The Times continued, “The eight-page analysis is a summary of previous research by the state and others … (that) delves into the potential impact of fracking on water resources, on naturally occurring radiological material found in the ground, on air emissions and on ‘potential socioeconomic and quality-of-life impacts.’ … (It) concludes that fracking can be done safely.”

Still, it was hidden by the state. Why? The Times concluded, “The analysis and other health assessments have been closely guarded by Gov. Andrew Cuomo and his administration as the governor weighs whether to approve fracking. Mr. Cuomo, a Democrat, has long delayed making a decision, unnerved in part by strident opposition on his party’s left.”

Note that the report is a year old. As one commentator said, governments used to bury reports because they contained bad news. Now they bury them because they have good news that influential pressure groups don’t want the public to hear.

Meanwhile, energy experts are finding that increased production of domestic natural gas has led to more and more electricity being generated using it as a fuel, rather than coal.

One result is that U.S. carbon emissions have fallen 12 percent between 2007 and 2011, with another 4 percent decline depicted when 2012 figures are in. If that is the case, carbon emissions will have reverted to 1995 levels, despite a substantial economic expansion (even including the recent recession) since that year.

And all that happened without this nation adopting the Kyoto Protocol.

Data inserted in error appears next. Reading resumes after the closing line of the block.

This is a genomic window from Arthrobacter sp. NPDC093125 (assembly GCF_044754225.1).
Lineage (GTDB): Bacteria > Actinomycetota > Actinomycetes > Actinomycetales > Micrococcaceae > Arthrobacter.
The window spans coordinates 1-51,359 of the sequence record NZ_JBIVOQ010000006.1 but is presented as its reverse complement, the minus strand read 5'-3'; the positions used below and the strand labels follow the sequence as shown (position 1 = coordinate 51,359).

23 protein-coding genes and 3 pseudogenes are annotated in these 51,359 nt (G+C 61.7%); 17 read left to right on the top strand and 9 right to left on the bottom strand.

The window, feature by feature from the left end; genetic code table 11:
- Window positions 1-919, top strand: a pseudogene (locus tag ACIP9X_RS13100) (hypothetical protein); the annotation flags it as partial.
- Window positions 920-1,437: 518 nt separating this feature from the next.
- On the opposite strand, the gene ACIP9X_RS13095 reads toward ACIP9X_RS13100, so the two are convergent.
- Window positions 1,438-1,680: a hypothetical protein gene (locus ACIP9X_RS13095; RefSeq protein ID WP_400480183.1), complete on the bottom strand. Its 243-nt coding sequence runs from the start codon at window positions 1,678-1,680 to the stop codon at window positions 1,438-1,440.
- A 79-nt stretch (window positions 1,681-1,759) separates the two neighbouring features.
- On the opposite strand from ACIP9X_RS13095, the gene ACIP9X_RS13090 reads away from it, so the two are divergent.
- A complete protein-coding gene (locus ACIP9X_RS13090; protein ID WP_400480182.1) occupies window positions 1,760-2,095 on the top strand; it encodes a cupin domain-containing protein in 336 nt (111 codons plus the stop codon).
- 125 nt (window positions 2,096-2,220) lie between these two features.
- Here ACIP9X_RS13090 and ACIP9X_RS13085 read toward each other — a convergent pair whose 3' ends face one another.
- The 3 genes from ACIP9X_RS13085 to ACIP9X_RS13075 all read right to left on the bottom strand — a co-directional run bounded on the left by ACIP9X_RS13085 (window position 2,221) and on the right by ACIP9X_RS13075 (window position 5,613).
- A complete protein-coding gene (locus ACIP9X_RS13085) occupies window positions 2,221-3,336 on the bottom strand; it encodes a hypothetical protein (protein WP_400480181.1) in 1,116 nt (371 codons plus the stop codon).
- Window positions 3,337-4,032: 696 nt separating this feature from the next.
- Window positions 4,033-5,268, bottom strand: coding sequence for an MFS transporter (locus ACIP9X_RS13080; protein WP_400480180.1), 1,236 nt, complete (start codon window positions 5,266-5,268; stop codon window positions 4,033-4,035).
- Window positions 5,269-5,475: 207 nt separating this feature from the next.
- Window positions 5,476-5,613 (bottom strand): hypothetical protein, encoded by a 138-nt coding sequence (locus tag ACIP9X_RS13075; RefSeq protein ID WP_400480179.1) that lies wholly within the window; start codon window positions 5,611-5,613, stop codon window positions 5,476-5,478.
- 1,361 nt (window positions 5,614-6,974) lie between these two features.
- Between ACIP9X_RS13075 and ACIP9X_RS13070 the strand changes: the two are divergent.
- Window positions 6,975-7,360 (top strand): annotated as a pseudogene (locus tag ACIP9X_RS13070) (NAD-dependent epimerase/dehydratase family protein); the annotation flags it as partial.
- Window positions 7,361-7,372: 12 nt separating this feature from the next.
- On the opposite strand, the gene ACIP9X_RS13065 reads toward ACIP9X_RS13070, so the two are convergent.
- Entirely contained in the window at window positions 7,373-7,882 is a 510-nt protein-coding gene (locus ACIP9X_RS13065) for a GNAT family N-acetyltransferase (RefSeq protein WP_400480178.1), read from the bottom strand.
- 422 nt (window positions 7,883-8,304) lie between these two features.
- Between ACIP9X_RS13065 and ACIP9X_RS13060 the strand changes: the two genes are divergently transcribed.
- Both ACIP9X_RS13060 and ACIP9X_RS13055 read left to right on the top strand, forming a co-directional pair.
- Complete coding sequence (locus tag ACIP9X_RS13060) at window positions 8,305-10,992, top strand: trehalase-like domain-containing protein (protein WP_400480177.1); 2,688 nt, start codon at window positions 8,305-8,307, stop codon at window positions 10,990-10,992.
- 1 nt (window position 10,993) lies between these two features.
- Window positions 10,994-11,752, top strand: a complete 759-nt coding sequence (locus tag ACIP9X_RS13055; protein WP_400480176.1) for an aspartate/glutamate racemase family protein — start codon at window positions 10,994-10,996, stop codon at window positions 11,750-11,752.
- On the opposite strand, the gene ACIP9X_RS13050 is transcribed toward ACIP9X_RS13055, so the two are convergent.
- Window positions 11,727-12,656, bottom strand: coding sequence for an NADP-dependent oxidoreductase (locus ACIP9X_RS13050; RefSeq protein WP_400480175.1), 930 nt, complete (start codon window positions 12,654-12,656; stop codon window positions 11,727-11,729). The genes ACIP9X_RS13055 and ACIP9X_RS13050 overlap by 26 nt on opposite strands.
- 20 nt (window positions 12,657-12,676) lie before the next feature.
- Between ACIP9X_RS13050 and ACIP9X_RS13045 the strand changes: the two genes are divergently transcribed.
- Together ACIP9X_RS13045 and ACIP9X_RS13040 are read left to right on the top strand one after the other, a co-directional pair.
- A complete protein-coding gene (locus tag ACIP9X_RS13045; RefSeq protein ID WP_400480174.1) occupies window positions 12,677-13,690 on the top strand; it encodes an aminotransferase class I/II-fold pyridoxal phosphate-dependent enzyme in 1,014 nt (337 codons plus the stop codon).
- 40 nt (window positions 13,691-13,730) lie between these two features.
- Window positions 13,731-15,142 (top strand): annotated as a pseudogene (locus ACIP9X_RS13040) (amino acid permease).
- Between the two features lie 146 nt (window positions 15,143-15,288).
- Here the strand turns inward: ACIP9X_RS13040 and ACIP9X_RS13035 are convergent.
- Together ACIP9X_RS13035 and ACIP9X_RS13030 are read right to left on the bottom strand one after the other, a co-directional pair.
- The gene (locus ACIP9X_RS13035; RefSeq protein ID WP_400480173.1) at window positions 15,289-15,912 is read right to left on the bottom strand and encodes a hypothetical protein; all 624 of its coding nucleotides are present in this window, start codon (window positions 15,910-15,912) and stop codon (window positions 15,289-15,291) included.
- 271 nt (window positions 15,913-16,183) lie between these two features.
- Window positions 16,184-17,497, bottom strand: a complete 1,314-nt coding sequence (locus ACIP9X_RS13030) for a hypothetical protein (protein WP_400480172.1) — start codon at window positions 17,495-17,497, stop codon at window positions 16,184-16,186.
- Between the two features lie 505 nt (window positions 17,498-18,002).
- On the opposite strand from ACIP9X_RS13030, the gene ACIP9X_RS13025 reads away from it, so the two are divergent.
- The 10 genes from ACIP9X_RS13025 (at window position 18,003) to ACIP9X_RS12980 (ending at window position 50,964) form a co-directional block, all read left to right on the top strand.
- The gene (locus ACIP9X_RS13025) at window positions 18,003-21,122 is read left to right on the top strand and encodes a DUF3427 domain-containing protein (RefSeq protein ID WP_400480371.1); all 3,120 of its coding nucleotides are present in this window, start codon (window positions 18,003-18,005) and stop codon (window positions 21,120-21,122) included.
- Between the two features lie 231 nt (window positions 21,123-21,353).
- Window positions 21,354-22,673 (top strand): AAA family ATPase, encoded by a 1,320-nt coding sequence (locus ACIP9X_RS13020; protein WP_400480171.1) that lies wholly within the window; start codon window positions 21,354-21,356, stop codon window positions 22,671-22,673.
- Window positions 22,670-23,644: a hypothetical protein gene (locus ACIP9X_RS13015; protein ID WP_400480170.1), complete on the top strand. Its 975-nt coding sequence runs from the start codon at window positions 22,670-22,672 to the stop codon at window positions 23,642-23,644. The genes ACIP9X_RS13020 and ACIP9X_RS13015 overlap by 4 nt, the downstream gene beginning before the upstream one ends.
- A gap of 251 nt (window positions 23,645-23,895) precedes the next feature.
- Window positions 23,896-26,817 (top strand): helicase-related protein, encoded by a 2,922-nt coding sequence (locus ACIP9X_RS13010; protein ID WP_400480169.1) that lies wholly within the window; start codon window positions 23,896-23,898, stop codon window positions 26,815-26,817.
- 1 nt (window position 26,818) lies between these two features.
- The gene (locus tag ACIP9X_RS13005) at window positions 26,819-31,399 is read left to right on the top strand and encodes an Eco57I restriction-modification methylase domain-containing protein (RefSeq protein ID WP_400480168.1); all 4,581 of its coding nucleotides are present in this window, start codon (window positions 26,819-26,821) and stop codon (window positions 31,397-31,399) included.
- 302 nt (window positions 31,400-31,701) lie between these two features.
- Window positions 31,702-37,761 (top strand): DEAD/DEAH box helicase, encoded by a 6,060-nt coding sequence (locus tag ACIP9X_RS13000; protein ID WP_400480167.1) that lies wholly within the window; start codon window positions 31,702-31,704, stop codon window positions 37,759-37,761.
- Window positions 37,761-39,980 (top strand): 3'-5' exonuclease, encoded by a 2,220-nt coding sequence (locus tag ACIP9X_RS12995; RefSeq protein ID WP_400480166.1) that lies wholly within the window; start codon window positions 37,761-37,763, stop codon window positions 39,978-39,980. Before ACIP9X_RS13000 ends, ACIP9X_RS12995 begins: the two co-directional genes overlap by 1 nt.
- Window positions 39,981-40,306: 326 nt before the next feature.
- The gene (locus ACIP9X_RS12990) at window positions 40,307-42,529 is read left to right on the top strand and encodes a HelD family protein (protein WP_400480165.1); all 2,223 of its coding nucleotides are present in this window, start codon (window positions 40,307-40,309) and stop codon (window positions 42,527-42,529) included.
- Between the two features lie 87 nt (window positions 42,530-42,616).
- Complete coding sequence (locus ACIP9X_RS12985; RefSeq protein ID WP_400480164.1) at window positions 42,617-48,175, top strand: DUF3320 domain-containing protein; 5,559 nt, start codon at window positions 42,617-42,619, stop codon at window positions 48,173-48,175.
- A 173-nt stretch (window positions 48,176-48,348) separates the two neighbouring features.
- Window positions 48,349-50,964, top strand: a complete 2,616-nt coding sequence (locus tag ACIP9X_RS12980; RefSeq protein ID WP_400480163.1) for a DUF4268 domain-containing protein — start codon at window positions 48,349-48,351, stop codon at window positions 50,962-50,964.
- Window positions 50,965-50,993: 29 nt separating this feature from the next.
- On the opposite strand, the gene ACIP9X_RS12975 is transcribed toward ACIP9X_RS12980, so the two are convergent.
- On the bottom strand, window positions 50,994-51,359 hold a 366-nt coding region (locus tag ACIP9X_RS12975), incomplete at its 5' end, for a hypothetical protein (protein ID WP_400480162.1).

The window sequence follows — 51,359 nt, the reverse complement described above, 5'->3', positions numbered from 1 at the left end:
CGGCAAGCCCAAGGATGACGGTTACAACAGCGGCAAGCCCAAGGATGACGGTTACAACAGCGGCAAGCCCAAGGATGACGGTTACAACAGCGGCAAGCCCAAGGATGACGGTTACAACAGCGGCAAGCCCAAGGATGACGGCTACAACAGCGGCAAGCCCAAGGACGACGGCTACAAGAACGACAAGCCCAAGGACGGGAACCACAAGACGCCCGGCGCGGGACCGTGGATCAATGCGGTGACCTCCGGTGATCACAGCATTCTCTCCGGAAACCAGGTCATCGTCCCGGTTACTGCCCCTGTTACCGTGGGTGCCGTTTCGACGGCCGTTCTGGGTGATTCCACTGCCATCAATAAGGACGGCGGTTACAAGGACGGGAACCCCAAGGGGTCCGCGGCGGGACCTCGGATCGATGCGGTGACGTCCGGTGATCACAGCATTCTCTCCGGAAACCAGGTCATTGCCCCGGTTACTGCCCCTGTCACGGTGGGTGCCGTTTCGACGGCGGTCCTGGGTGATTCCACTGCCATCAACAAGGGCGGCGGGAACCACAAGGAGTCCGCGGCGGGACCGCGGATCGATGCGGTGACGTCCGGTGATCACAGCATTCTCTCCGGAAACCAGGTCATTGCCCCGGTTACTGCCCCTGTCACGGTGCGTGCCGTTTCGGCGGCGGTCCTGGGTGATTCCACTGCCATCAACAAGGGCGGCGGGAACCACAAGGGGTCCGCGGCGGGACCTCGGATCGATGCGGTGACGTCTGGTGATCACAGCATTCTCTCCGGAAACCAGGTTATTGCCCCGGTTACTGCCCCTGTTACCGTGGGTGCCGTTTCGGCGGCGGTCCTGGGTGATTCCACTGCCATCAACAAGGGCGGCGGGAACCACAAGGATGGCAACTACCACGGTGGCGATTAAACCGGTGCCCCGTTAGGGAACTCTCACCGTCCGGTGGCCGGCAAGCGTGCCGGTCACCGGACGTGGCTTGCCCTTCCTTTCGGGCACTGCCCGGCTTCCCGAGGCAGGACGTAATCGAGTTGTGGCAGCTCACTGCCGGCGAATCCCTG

The impact of the U.S. gas boom is being felt abroad. CNBC.com reported Dec. 27 that “Europe risks losing new petrochemical investments to the U.S. and other countries because of its reluctance to embrace shale gas, the head of the industry’s biggest company has warned.”

France, on the other hand, is losing out because it has banned fracking. The United Kingdom, on the other hand, has authorized it after long delays imposed by heeding green lobbying groups.

The New York Times reported on Dec. 26, in a story titled “High Energy Costs Plaguing Europe,” that Europeans are paying four or five times as much for natural gas as Americans, and they are actually increasing their use of coal to generate power, a shift caused in part by Germany’s decision to phase out carbon-neutral nuclear power plants under pressure from that nation’s Green Party.

And in a report headlined “Saudis Sweat Bullets as Energy Revolution Changes the Rules,” the American Interest blog noted that “The U.S. could surpass Saudi Arabia as the world’s leading oil producer by 2020,” with major benefits for the U.S. economy.

Speaking of Kyoto, it has lapsed after failing to gain any support (outside of green activist circles) for renewal. It was supposed to produce cuts in carbon dioxide emissions, but that’s not what happened.

Instead, as the British magazine The Spectator noted on Jan. 6, “Not that anyone has noticed, but the Kyoto Protocol expired on 31 December, with carbon emissions up by 58 percent over 1990 levels—instead the 5 percent cut the signatories envisaged. All that fuss for worse-than-nothing.”

And Kyoto has not been replaced, because “a new era of climate change rationalism is slowly taking root,” The Spectator said. “As Nigel Lawson (British energy minister under Margaret Thatcher) predicted, the hysteria of the last few years is cooling. There’s no point legislating for change that’s not going to happen.”

With nations all over the world abandoning the fruitless effort to halt “climate change” (or never taking it up to begin with), all this nation can do by adopting the green movement’s nostrums is hurt our own economic output and give our competitors an underserved advantage.

Are we foolish enough to continue to try to do that? The next four years will tell.

M.D. Harmon, a retired journalist and military officer, is a free-lance writer and speaker. He can be contacted at:mdharmoncol@yahoo.com.



Please enter your comment!
Please enter your name here